— Britain at Bay • Spenser Wilkinson

... the first idea that flashed through the mind of the watcher; but he speedily found reason to change it. Steve did not pick up his little Marlin shotgun, as it might be expected he would do if he meant to take a turn around, and see whether anything ...
— Chums of the Camp Fire • Lawrence J. Leslie

... at its first stages when the European war began on Aug. 1, 1914. The Turkish Government in particular and the Turkish population in general were overwhelmed by the unexpected turn of European events, and it was at the height of the crisis that Turkey received the news of her two battleships building in British yards being taken over by England. A correspondent of The Daily Atlantis of New York, writing in Constantinople ...
— Current History, A Monthly Magazine - The European War, March 1915 • New York Times

... others, no doubt, who did. I don't care to speak of it just now. But you'll hear about it. I noticed three or four turn and look at me while he was speaking. It will be a pleasant piece of gossip; but if Mr. C— doesn't take care, I'll make this place too hot to hold him. I'm not the one to be set up as a target for ...
— Lessons in Life, For All Who Will Read Them • T. S. Arthur

... said Koenig, and then turning to Glory he touched her wrist. "How's de pulse? Ach Gott! beating same like a child's! Now is your turn." ...
— The Christian - A Story • Hall Caine

... the House," said Mata, now more severely, "I came to announce your bath. The august father having already entered and withdrawn, it is your turn." ...
— The Dragon Painter • Mary McNeil Fenollosa

... turn from this late-recognised member of our system to bestow some brief attention upon the still fruitful field of discovery offered by one of the immemorial five. The family of Saturn, unlike that of its brilliant neighbour, has been gradually introduced to the notice of astronomers. ...
— A Popular History of Astronomy During the Nineteenth Century - Fourth Edition • Agnes M. (Agnes Mary) Clerke

... {geworden},) to become, to turn out; or auxil. for the formation of the pass. voice and the fut., and ...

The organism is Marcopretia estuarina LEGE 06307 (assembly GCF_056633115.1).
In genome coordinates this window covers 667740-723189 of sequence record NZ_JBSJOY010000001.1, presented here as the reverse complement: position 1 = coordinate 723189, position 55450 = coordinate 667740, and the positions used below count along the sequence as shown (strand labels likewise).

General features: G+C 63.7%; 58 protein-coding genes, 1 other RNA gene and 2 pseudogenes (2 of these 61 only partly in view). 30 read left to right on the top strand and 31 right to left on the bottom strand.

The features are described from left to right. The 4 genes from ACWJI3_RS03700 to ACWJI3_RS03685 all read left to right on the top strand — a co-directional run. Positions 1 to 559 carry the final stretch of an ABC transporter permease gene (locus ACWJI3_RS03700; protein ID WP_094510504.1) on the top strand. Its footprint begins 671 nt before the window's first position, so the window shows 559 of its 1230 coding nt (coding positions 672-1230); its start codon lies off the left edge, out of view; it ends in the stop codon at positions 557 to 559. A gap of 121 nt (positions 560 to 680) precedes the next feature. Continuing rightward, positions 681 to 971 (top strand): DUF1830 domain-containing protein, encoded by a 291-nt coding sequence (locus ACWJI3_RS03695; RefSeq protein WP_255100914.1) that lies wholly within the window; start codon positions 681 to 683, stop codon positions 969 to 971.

— Eingeschneit - Eine Studentengeschichte • Emil Frommel

... me to turn my gaze from his repellant features to the fixed countenance of Madame. She had not stirred; but either the room had grown lighter or my eyes had become more accustomed to the darkness, for I certainly saw a ...
— The Bronze Hand - 1897 • Anna Katharine Green (Mrs. Charles Rohlfs)

... passing diagonally downward to the right and left as in Figure 3. These strips are not woven but plaited over and under each other without the addition of a weft element as in weaving. When the side edge is reached the strips turn over at right angles and continue to plait in the changed oblique direction. The lower edges are finished by bending the elements at right angles and plaiting them obliquely back for an inch into the completed surface. ...
— Aboriginal American Weaving • Mary Lois Kissell

... after her. Our peons came close together behind. One man was still on the bridge, when the torrent, striking it with fearful force, lifted it off the rock, and away it went wheeling downwards. The peon kept his footing for an instant, then, as it began to turn over, he sprang off it towards the shore; but unable to disengage himself from his burden, he was borne downwards amid the tossing waters. The Indians ran down the bank to try and render him assistance. John and I followed, with Don Jose, who seemed unusually agitated. Now we saw the man clutching ...
— On the Banks of the Amazon • W.H.G. Kingston

... physically played out. The boots and leggings he wore were caked with mud, and his coat had little torn ends of wool sticking up over it, as if he had been walking blindly ahead, careless of direction, and had forced his way through thickets of bramble rather than turn aside to seek an ...
— The Vision of Desire • Margaret Pedler

... another moose which he has since shot, skinned and stuffed, ready to be made into boots by putting in a thick leather sole. Joe said, if a moose stood fronting you, you must not fire, but advance toward him, for he will turn slowly and give you a fair shot. In the bed of this narrow, wild, and rocky stream, between two lofty walls of spruce and firs, a mere cleft in the forest which the stream had made, this work went on. At length Joe had stripped off the hide and dragged it trailing ...
— The Atlantic Monthly, Volume 2, Number 9, July, 1858 • Various

... has already been described.[135] Depressed by this unfortunate occurrence and afraid to expose their vessels, laden with valuable goods, too late in the season, to the large quantity of ice which drifted about in the Kara Sea, the commanders determined to turn. The fleet returned to Holland without further adventure, passing through Vaygats ...
— The Voyage of the Vega round Asia and Europe, Volume I and Volume II • A.E. Nordenskieold

... to work through Whitehall. This he set himself to do; but meanwhile he was so distressed to find the islanders slipping out of his reach, that in the last months of his life he was planning a campaign in Fiji, where he intended to visit several of the plantations in turn and to carry to the expatriated workers the Gospel which he had hoped to preach to them in ...
— Victorian Worthies - Sixteen Biographies • George Henry Blore

... a great deal, Davy. My wits are nothing to yours. You'll shoot ahead of all your old friends, my boy, some day. But there's one thing you know nothing about—absolutely nothing—and you prate as if you did. Perhaps you must turn Christian before you do. I don't know. At least, so long as you're not a Christian you won't know what we mean by it—what the Bible means by it. It's ...